The new Street Works Law, to which I alluded earlier on, is long overdue and I am
very keen to have it on the statute books and this, as I suggested, will take place either
during the course of this year or early 2010. I
16.4 The Deputy of St. Mary:
It is just a question for the Chief Minister.  On page 108 under T.T.S.: "Work will start on a new Street Works Law with the object of enforcing a co-ordinated and managed street works policy."  My understanding on Scrutiny was that work on this law was already well under way and a good thing, too, so I just want clarification on the rather odd wording: "Work will start on ..."  I am concerned that we need to get on with this because lack of that Street Works Law is costing the Island a lot of money.
The Connétable of St. Brelade:
If the Chief Minister will give way briefly, just to clarify, the Street Works Law is well underway.  Consultations have taken place with all parties involved and we have got now to the legislation stage where the Law Officers are being instructed.  So, this is the final tranche of the law.
TUESDAY, 15th MARCH 2011
The Connétable of St. Brelade:
I fully empathise with the Deputy's remarks regarding these situations and, in order to address that, the department is working on a new Street Works Law which I am hoping will come before this Assembly early in 2012.
TUESDAY, 19th JULY 2011
Bob Hill, St Martin
The States are asked to decide whether they are of opinion (a) to agree that appropriate legislation should be brought forward for approval to make the States, in respect of main roads ('grandes routes') and the Parishes in respect of Parish roads (chemins vicinaux), legally responsible for damage to individuals suffered as a result of negligence caused by a failure by the relevant highway authority to maintain the roads and pavements in a proper state of repair and (b) to request the Minister for Transport and Technical Services to bring forward the appropriate amendments for States approval.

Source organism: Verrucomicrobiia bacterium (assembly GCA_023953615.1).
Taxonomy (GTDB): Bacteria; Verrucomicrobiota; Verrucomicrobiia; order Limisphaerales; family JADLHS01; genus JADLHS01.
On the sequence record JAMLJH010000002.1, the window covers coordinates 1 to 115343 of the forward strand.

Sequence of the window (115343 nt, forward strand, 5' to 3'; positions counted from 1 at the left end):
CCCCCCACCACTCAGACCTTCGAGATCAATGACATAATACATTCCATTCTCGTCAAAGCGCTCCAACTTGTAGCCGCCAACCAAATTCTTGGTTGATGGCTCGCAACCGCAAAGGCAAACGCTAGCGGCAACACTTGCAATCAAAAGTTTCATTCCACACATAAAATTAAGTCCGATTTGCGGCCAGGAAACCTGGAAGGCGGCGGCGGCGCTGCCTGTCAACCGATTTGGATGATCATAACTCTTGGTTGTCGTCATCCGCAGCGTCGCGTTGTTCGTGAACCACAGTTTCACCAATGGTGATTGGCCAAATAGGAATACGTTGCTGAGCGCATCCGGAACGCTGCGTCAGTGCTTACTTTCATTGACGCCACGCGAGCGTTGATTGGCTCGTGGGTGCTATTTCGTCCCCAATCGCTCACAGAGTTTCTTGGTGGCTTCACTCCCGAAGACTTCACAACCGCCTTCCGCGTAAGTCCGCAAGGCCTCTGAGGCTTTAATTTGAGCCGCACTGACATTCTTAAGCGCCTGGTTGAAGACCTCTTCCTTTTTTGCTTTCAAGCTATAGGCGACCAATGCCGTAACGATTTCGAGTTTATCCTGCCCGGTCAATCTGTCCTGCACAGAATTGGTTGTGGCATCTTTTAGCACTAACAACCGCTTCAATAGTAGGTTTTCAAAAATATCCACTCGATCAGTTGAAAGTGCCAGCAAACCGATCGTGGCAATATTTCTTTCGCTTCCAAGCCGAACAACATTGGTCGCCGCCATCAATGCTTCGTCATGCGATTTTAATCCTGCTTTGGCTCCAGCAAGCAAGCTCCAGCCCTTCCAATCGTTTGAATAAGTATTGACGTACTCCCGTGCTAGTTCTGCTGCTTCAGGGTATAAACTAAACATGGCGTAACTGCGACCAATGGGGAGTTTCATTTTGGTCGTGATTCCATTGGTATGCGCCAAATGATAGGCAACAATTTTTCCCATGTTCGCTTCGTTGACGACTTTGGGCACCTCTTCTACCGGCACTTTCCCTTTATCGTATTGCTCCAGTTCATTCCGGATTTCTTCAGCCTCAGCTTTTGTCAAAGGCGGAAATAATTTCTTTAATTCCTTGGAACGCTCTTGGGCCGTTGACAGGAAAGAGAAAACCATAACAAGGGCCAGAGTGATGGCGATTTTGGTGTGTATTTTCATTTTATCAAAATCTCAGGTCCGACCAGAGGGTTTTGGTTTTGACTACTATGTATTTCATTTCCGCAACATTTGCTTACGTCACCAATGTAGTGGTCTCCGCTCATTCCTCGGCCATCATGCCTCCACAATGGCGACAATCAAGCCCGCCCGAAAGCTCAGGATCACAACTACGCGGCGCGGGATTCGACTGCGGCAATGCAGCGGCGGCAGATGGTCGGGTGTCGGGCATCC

Mike Jackson:
Just before closing, I would say that prior to being elected I was a roads inspector for the Parish of St. Brelade for some 6 years and I can assure Members that those roads inspectors in the Parishes do a diligent job.  They pick up all sorts of omissions in the road surfaces and I would say that the bulk of those issues are created by third parties digging up the public roads and I will refer to the new street works law which the Deputy mentioned earlier on and I am keen that this becomes on the statute book and I certainly think it will be during the course of next year.  It is in the later stages of preparation and that will certainly assist my department in managing the utility companies during their trenching processes, which are undertaken at the moment.